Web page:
Travel Documents & Vouchers 
When you book your tour, you will be issued with a Confirmation Invoice. Please ensure that all the services which you have booked and paid for are shown on your travel documents, and that all names have been spelled correctly. If you have booked additional services (ex. extra night accommodation, transfers or excursions), please make sure that these are shown on your Confirmation Invoice, and that you have been issued with a voucher for these services. (Please contact the sales agent regarding service vouchers)

 

Money

Currency Exchange

There are a variety of ways you can obtain, or carry money overseas, including credit cards, ATM cards, Traveller's cheques, and cash. Traveller's cheques are a useful back-up which are popular for security reasons. Foreign currencies and Traveller's cheques can be changed into Vietnamese Dong at banks and foreign currency exchange agencies in most cities of these countries. Credit cards can be used in most cities and large tourist centers. Before leave Vietnam, local currencies can be changed into foreign currencies at the airport.

However, it is recommended that you do carry some cash with you (a small amount is sufficient). Local currency is useful for making small purchases, and in more remote areas. It is a good idea to change an amount of money on arrival at the airport. This can be very useful for any immediate expenses. If you are entering at a border crossing, change only a small amount of money at the money changers, and wait until you can get to a bank to change more money. Banks and airport exchange services generally offer the best exchange rates. Private money changers will have the worst exchange rates. ATMs are widely available in the cities, but not all are open 24 hours a day. US dollars are not widely accepted in all cities in Vietnam, however you are advice to change to local currency.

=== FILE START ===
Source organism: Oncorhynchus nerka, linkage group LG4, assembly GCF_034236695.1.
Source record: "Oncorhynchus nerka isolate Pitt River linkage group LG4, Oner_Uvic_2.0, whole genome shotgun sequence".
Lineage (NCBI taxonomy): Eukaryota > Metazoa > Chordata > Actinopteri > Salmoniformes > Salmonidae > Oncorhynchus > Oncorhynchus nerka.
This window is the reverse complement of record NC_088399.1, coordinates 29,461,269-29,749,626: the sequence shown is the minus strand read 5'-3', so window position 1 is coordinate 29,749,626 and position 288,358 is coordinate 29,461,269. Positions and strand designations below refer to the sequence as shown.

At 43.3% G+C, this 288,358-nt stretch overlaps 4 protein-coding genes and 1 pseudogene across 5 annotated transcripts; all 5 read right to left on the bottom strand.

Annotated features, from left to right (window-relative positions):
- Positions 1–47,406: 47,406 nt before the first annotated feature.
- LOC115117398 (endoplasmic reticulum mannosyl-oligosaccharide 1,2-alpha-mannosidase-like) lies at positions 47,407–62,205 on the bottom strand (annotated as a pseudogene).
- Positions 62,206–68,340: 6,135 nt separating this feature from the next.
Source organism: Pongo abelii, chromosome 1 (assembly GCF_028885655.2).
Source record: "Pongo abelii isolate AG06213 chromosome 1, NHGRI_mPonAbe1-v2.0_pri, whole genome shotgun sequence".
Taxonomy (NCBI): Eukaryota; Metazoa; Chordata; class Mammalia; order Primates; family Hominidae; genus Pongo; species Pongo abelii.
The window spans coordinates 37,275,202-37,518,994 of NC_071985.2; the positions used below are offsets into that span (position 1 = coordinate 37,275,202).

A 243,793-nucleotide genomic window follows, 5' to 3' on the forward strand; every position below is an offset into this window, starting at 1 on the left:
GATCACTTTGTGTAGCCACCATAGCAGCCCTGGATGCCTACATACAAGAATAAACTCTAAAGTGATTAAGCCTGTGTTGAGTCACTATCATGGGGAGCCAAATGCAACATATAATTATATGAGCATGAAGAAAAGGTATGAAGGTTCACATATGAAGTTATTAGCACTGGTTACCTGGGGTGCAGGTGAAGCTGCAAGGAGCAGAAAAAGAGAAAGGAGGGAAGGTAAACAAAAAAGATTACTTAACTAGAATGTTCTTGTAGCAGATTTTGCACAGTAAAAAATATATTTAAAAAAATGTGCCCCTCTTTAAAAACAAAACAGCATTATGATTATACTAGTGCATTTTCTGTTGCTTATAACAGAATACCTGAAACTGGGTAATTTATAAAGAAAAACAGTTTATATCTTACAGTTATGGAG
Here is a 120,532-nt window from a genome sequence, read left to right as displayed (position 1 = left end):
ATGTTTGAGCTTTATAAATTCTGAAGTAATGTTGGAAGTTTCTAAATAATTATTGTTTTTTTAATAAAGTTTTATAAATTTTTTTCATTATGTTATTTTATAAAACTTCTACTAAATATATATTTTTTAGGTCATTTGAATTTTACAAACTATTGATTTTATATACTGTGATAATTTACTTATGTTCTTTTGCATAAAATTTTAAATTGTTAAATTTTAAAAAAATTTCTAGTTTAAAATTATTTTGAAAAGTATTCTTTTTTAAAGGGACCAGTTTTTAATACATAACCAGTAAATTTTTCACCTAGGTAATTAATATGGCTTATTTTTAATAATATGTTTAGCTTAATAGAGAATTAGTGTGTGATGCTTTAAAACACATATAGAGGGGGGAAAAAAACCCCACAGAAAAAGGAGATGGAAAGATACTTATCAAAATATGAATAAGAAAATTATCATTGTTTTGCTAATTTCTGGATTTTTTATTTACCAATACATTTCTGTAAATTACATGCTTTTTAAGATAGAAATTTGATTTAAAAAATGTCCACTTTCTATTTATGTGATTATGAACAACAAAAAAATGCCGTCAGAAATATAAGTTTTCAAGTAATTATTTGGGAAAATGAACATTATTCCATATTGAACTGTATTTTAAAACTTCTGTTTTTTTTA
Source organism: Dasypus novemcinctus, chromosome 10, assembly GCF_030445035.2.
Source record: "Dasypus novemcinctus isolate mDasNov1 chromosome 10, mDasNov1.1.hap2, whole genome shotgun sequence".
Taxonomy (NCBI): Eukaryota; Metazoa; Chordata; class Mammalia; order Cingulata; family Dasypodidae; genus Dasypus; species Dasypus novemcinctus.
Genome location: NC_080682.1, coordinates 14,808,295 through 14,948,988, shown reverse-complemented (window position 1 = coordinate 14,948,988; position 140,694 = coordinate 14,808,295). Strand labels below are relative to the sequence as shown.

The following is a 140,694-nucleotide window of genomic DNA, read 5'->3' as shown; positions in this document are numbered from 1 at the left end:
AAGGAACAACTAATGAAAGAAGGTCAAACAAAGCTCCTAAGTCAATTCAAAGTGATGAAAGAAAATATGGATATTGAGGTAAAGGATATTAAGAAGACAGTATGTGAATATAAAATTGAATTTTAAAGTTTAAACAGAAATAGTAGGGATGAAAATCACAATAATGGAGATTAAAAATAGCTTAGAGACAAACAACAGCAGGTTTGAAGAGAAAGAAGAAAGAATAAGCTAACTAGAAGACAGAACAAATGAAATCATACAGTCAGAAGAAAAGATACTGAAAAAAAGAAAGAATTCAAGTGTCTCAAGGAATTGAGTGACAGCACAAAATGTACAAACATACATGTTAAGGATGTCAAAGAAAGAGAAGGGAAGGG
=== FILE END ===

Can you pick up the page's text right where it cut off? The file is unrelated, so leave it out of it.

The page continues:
When you leave, be sure to change any local currency back into dollars at the airport or when you cross the border.

 

General Security and Safity

Crime
Most visits to Vietnam are trouble free but you should take sensible precautions to protect yourself and your belongings. Petty crime occurs in the backpacker districts and the main tourist shopping areas. There has been an increase in reports of handbags being stolen in Ho Chi Minh City.

Safeguard your valuables against pickpockets and avoid carrying handbags or wearing expensive jewelry or watches. Carry a photocopy of the pages from your passport with your personal details and visa for ID and leave the original document in a safe place.

Violent attacks against tourists have been reported in towns, as well as popular tourist areas like Nha Trang in the early morning or late at night. Some tourists have been attacked while on a motorcycle taxi. Sexual assaults are rare, but you should travel with friends and take normal precautions. Don’t walk in secluded places alone, or with people you don’t know.

There have been reports of arguments over hotel, restaurant or taxi bills turning violent or abusive. It is well worth researching places to stay before you arrive. To avoid potential disputes, make sure you are clear about the level of service you can expect to receive and any associated charges.

There have been reports of scams targeting tourists, involving fake charities, gambling and taxis.

 

Local travel
Travel is restricted near military installations and some areas of Vietnam are fairly inaccessible. Don’t stray off main routes in rural areas and check with your tour operator before setting off. There have been mountain climbing accidents in the north of Vietnam. Follow safety guidelines and procedures and make sure you are supervised by a reputable guide.

Undertake any leisure activities which include firearms at your own risk and make sure you are supervised by a reputable guide. There have been reports of hearing loss from those close to these activities.

Unexploded mines and ordnance are a continuing hazard in former battlefields, particularly in central Vietnam and along the Laos Border, formerly traversed by the Ho Chi Minh Trail. Mined areas are often unmarked.

 

Road travel